Western art culture is something we in Wyoming are most familiar with, however keeping that style authentic while staying relevant can be a challenge.  One artist searches out to tell a story, his story, of western heritage and breaking through stereotypes of traditional western art.  Artist Tom Ford describes his artwork as contemporary, with a loose interpretation.  “The work I do is the story of Tom Ford”.  This all-American cowboy revives the western art scene with his figurative sculptures, contemporary metal creations and detailed illustrations, showing how he has won over the West.

On my quest to search out star artists in the 82717, I came across a few who consider themselves western artists.  Artist Tom Ford, however, defines his work as something a little different from traditional western art.  His mission is to create work which speaks to the viewer and gets them to think past the obvious, to think about the story, while injecting a modern twist.

I had the chance to interview Ford at his studio, asking how he finds his inspirations, his own history with art, what he does to stay relevant, his technique for creating his works, his viewpoints on where he thinks the art culture is going, and learning what this cowboy artist does to create monumental artwork.

Tom Ford began his trek of creating fine art 40 years ago.  He spent most of his time growing up amongst machinery and idolizing artists like Charles Russell, Fredric Remington and Carl Rungius.  From this background developed a young, hungry artist looking to prove his worth. These artists inspired Ford from an early age to pay attention to detail, Ford explains, “How they play with light and the accuracy and composition these guys had is amazing.”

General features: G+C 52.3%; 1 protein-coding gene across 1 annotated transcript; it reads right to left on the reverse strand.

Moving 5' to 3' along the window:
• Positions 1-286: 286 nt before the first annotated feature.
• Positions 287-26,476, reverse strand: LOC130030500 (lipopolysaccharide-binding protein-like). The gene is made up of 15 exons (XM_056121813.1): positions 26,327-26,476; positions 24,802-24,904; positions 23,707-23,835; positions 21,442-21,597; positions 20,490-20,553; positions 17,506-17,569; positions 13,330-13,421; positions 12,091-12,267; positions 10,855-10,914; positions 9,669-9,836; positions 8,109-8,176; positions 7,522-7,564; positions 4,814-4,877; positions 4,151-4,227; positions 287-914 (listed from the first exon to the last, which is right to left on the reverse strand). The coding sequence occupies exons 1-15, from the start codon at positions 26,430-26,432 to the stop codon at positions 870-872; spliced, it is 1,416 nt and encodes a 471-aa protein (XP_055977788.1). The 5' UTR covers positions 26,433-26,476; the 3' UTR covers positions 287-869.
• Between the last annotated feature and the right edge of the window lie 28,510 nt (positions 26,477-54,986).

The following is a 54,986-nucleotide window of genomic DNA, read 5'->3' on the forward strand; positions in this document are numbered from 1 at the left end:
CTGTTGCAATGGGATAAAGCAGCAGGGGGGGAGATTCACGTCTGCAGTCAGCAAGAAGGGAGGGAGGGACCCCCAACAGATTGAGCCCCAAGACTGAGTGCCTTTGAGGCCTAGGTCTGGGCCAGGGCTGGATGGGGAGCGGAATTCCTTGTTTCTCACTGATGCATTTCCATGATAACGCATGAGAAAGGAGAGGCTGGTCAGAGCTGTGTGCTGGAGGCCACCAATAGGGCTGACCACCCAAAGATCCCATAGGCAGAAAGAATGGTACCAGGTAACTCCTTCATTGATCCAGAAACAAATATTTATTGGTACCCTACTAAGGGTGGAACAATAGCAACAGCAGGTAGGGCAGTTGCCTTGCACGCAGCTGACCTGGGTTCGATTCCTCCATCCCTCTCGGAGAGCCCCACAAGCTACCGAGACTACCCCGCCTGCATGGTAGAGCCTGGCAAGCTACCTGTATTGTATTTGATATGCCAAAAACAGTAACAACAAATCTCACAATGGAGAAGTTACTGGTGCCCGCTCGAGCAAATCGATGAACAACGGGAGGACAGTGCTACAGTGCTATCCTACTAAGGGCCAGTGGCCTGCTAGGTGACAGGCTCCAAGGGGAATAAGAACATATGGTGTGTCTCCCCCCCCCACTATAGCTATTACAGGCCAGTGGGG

When Ford was 13 years old he was found at an art market by a total stranger that would later cast his small woodland beaver wax sculpture in a bronze realization.  This was Ford’s first bronze.  Later, he went on to create a monumental sculpture in 1995, titled “Pulling Leather”, now displayed proudly greeting Gillette visitors at the Cam-Plex Heritage Center.  This was a tribute Ford created to honor the men and women in the west of the past, preserving a western way of life.

New studio, new ideas

When I asked who is most influential in his life, he answered, his wife, Beth.  She has not only supported his love of art, but joined him in creating artwork together in their studio, Untamed Designs.  As the custom sign out front of his studio states, “Your imagination is my palette.”  He gives much of their creative design credit to her, as they have developed many home décor items and keepsakes.  “She understands and supports while pushing me to be better, it’s a good balance.”  Beth encouraged Tom to try more contemporary styles and work with recycled materials.  This encouragement led to Tom not being so tied down with absolute detail, but express more and loosen up his style.

That approach has seemed to work well for Ford, as he has created over 40 monumental sculptures and over 10 of those are contemporary pieces.  In addition to large-scale sculptures, Ford has tackled more than 2,000 stone pieces throughout his career, much of which play an essential role for his new studio/shop.  He seems excited when new challenges come his way, after mentioning the new shop has been well received and has a good amount of walk-in traffic.

A working artist for the community

Ford has made it a priority to stay involved with community programs dedicated to the arts.  His long-term service with the Mayor’s Art Council has allowed him to make lifetime connections and show his support to other artists.  He has had an essential role in the development of the Avenues of Art program which rotates large sculptures in the Gillette area to beautify our public areas.  In 2015, Ford submitted and was accepted into the Avenues of Art with one of his contemporary abstract pieces titled, “It Starts with Three”.  The piece is vibrant in the primary, red, yellow and blue colors and celebrates connection by the surrounding disc.  In 2014, Tom also produced another for the same event and resulted in a sale of “Peace Offering”, which is now in front of the Rib & Chop House on Douglas Highway.